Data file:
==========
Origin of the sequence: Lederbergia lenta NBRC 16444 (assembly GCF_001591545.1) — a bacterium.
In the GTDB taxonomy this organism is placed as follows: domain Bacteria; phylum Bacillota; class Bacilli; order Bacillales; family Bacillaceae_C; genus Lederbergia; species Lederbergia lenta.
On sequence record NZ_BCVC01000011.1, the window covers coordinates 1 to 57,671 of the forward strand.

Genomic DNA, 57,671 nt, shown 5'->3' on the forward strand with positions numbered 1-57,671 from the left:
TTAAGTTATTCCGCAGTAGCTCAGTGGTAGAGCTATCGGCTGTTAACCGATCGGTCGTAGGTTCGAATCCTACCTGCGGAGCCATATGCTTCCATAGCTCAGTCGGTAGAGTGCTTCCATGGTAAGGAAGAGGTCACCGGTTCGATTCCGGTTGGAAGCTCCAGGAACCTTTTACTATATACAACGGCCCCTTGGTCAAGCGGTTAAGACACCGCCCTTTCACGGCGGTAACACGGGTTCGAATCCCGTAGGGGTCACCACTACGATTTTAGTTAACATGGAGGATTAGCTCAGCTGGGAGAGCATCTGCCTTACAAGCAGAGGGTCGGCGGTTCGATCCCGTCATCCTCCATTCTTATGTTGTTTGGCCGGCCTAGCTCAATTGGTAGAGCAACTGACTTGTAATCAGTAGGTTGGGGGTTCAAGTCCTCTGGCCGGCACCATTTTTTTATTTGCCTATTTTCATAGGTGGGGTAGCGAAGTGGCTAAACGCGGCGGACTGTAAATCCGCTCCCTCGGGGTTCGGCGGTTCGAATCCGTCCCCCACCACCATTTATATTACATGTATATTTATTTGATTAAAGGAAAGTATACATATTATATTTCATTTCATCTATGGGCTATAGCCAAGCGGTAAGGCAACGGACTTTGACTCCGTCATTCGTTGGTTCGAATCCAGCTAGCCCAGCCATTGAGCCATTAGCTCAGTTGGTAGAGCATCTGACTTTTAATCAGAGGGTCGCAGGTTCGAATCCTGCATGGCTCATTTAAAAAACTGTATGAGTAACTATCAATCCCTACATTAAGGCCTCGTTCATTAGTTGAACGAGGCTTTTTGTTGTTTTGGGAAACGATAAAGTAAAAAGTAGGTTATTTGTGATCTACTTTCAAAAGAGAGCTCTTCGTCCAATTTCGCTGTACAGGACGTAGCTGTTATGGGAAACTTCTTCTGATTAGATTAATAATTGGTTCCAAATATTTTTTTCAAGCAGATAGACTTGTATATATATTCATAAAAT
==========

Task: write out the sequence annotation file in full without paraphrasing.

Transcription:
Origin of the sequence: Lederbergia lenta NBRC 16444 (assembly GCF_001591545.1) — a bacterium.
In the GTDB taxonomy this organism is placed as follows: domain Bacteria; phylum Bacillota; class Bacilli; order Bacillales; family Bacillaceae_C; genus Lederbergia; species Lederbergia lenta.
On sequence record NZ_BCVC01000011.1, the window covers coordinates 1 to 57,671 of the forward strand.

Genomic DNA, 57,671 nt, shown 5'->3' on the forward strand with positions numbered 1-57,671 from the left:
TTAAGTTATTCCGCAGTAGCTCAGTGGTAGAGCTATCGGCTGTTAACCGATCGGTCGTAGGTTCGAATCCTACCTGCGGAGCCATATGCTTCCATAGCTCAGTCGGTAGAGTGCTTCCATGGTAAGGAAGAGGTCACCGGTTCGATTCCGGTTGGAAGCTCCAGGAACCTTTTACTATATACAACGGCCCCTTGGTCAAGCGGTTAAGACACCGCCCTTTCACGGCGGTAACACGGGTTCGAATCCCGTAGGGGTCACCACTACGATTTTAGTTAACATGGAGGATTAGCTCAGCTGGGAGAGCATCTGCCTTACAAGCAGAGGGTCGGCGGTTCGATCCCGTCATCCTCCATTCTTATGTTGTTTGGCCGGCCTAGCTCAATTGGTAGAGCAACTGACTTGTAATCAGTAGGTTGGGGGTTCAAGTCCTCTGGCCGGCACCATTTTTTTATTTGCCTATTTTCATAGGTGGGGTAGCGAAGTGGCTAAACGCGGCGGACTGTAAATCCGCTCCCTCGGGGTTCGGCGGTTCGAATCCGTCCCCCACCACCATTTATATTACATGTATATTTATTTGATTAAAGGAAAGTATACATATTATATTTCATTTCATCTATGGGCTATAGCCAAGCGGTAAGGCAACGGACTTTGACTCCGTCATTCGTTGGTTCGAATCCAGCTAGCCCAGCCATTGAGCCATTAGCTCAGTTGGTAGAGCATCTGACTTTTAATCAGAGGGTCGCAGGTTCGAATCCTGCATGGCTCATTTAAAAAACTGTATGAGTAACTATCAATCCCTACATTAAGGCCTCGTTCATTAGTTGAACGAGGCTTTTTGTTGTTTTGGGAAACGATAAAGTAAAAAGTAGGTTATTTGTGATCTACTTTCAAAAGAGAGCTCTTCGTCCAATTTCGCTGTACAGGACGTAGCTGTTATGGGAAACTTCTTCTGATTAGATTAATAATTGGTTCCAAATATTTTTTTCAAGCAGATAGACTTGTATATATATTCATAAAAT